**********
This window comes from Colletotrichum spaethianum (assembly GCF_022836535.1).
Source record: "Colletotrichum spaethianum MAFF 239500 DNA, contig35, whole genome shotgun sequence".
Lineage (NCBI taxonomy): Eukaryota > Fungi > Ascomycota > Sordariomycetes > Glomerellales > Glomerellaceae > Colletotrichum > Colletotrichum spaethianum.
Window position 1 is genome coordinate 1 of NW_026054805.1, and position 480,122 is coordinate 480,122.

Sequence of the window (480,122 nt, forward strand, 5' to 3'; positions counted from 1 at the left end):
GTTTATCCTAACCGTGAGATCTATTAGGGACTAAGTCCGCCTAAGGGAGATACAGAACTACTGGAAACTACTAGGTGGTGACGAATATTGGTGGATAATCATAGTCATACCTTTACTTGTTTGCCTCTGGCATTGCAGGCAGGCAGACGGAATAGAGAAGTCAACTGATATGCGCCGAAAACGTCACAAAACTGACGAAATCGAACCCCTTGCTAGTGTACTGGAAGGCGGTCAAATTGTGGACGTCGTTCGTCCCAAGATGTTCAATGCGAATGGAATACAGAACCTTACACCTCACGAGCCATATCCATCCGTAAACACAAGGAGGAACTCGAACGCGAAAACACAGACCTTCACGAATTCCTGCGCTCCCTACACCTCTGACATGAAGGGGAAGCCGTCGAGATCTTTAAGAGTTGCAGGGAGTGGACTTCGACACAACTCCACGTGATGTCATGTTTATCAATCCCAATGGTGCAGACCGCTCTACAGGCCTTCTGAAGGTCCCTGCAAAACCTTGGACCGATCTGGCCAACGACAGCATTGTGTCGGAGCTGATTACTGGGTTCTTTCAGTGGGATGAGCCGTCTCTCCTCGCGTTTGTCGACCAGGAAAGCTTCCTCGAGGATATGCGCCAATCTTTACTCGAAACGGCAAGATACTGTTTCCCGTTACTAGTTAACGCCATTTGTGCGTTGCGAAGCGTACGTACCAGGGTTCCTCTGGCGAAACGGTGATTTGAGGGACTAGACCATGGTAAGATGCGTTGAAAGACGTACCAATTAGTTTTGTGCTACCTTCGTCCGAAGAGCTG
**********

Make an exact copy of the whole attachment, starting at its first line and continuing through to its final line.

This window comes from Colletotrichum spaethianum (assembly GCF_022836535.1).
Source record: "Colletotrichum spaethianum MAFF 239500 DNA, contig35, whole genome shotgun sequence".
Lineage (NCBI taxonomy): Eukaryota > Fungi > Ascomycota > Sordariomycetes > Glomerellales > Glomerellaceae > Colletotrichum > Colletotrichum spaethianum.
Window position 1 is genome coordinate 1 of NW_026054805.1, and position 480,122 is coordinate 480,122.

Sequence of the window (480,122 nt, forward strand, 5' to 3'; positions counted from 1 at the left end):
GTTTATCCTAACCGTGAGATCTATTAGGGACTAAGTCCGCCTAAGGGAGATACAGAACTACTGGAAACTACTAGGTGGTGACGAATATTGGTGGATAATCATAGTCATACCTTTACTTGTTTGCCTCTGGCATTGCAGGCAGGCAGACGGAATAGAGAAGTCAACTGATATGCGCCGAAAACGTCACAAAACTGACGAAATCGAACCCCTTGCTAGTGTACTGGAAGGCGGTCAAATTGTGGACGTCGTTCGTCCCAAGATGTTCAATGCGAATGGAATACAGAACCTTACACCTCACGAGCCATATCCATCCGTAAACACAAGGAGGAACTCGAACGCGAAAACACAGACCTTCACGAATTCCTGCGCTCCCTACACCTCTGACATGAAGGGGAAGCCGTCGAGATCTTTAAGAGTTGCAGGGAGTGGACTTCGACACAACTCCACGTGATGTCATGTTTATCAATCCCAATGGTGCAGACCGCTCTACAGGCCTTCTGAAGGTCCCTGCAAAACCTTGGACCGATCTGGCCAACGACAGCATTGTGTCGGAGCTGATTACTGGGTTCTTTCAGTGGGATGAGCCGTCTCTCCTCGCGTTTGTCGACCAGGAAAGCTTCCTCGAGGATATGCGCCAATCTTTACTCGAAACGGCAAGATACTGTTTCCCGTTACTAGTTAACGCCATTTGTGCGTTGCGAAGCGTACGTACCAGGGTTCCTCTGGCGAAACGGTGATTTGAGGGACTAGACCATGGTAAGATGCGTTGAAAGACGTACCAATTAGTTTTGTGCTACCTTCGTCCGAAGAGCTG